While deletions of the p16/CDKN2A tumor suppressor were first discovered more than 30 years ago, therapeutics that selectively target such tumors have proven elusive. Recent work utilizing functional genomics has identified a synthetic lethal vulnerability that arises due to co-deletion of the adjacent metabolic gene, methylthioadenosine phosphorylase (MTAP). Loss of MTAP in these tumors leads to an accumulation of MTAP substrate 5'-methylthioadenosine (MTA), which partially inhibits the arginine methyltransferase PRMT5 and sensitizes tumors to shRNA-mediated depletion of PRMT5 and the upstream metabolic enzyme, methionine adenosyltransferase 2 alpha (MAT2A). To investigate the therapeutic potential of this finding, we utilized a biophysical binding screen followed by iterative structure-guided design to make the first highly potent, selective, and orally bioavailable inhibitors of MAT2A. MAT2A inhibitor treatment leads to potent inhibition of the growth of HCT116 MTAP-/- cells while sparing isogenic HCT116 MTAP+/+ cells. Tumor xenograft studies similarly demonstrated MTAP-selective growth inhibition in HCT116 MTAP-/- tumors compared to isogenic HCT116 MTAP+/+ tumors. Further, MTAP-deletion correlated with MAT2A inhibitor efficacy across a panel of >300 cell lines in vitro, and MAT2A inhibitor treatment was efficacious in a variety of MTAP-deleted patient-derived xenografts in vivo. Having demonstrated that potent MAT2A inhibitors selectively block the proliferation of MTAP-deleted cells and tumors, we sought to investigate the mechanism by which these effects arise. Using methylation proteomics we noted that MAT2A inhibitor treatment leads to selective inhibition of PRMT5 methylation activity in MTAP-deleted cancers in vitro and in vivo. RNA-seq analyses revealed that MAT2A inhibition leads to substantial defects in RNA splicing in MTAP-deleted cancers, consistent with published findings that PRMT5-mediated methylation of splicing complex proteins is critical for their function. MAT2A inhibitor treatment led to a substantial increase in detained introns, which were enriched in genes involved in cell cycle regulation and DNA damage response, thus implicating dysregulated splicing in the antiproliferative effects of MAT2A inhibition in MTAP-deleted cancer cells. Furthermore, we demonstrated substantial drug-drug synergy between MAT2A inhibitors and select agents inhibiting cell cycle progression or DNA repair. Importantly we validated key combination findings in vivo, including demonstration of synergy with the MAT2A inhibitor AG-270 and anti-mitotic taxanes. AG-270 is the first MAT2A inhibitor to enter clinical development and is under investigation in a Phase I trial that is currently enrolling patients with MTAP-deleted solid tumors (NCT03435250). Our findings suggest clinically-applicable combination strategies which may further enhance the efficacy of AG-270 in malignancies with this genetic lesion.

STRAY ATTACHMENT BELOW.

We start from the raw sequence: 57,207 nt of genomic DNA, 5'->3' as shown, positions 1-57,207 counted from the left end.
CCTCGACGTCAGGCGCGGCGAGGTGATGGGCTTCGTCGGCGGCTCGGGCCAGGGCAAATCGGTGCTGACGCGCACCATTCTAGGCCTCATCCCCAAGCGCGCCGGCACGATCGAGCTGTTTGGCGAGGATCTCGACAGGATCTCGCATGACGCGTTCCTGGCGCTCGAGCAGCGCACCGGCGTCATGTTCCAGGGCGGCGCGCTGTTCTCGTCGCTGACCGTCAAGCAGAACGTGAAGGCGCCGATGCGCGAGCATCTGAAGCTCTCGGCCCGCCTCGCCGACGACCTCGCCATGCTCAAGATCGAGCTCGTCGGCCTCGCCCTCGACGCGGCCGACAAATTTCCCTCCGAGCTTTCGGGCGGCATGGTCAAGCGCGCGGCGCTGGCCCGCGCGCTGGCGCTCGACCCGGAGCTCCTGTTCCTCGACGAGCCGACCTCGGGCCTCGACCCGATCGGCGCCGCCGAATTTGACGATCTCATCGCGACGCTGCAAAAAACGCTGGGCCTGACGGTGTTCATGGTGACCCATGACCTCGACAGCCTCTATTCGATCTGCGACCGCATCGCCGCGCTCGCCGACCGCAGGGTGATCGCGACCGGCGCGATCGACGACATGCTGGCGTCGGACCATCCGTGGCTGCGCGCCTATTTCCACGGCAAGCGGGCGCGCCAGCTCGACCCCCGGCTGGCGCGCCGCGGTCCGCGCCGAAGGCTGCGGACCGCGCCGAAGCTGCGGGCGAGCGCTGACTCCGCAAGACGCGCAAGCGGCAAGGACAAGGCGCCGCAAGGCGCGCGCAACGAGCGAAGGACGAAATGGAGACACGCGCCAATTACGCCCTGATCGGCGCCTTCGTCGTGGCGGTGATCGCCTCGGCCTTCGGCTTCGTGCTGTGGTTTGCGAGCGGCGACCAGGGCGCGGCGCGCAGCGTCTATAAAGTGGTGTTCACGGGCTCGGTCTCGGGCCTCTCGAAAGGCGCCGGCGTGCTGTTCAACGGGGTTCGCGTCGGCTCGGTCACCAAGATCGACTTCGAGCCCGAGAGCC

Citation Format: Katya Marjon, Peter Kalev, Marc Hyer, Mark Fletcher, Peili Zhang, Elia Aguado-Fraile, Everton Mandley, Zenon Konteatis, Jeremy Travins, Kevin Marks. Targeting MAT2A in CDKN2A/MTAP-deleted cancers [abstract]. In: Proceedings of the American Association for Cancer Research Annual Meeting 2019; 2019 Mar 29-Apr 3; Atlanta, GA. Philadelphia (PA): AACR; Cancer Res 2019;79(13 Suppl):Abstract nr 2714.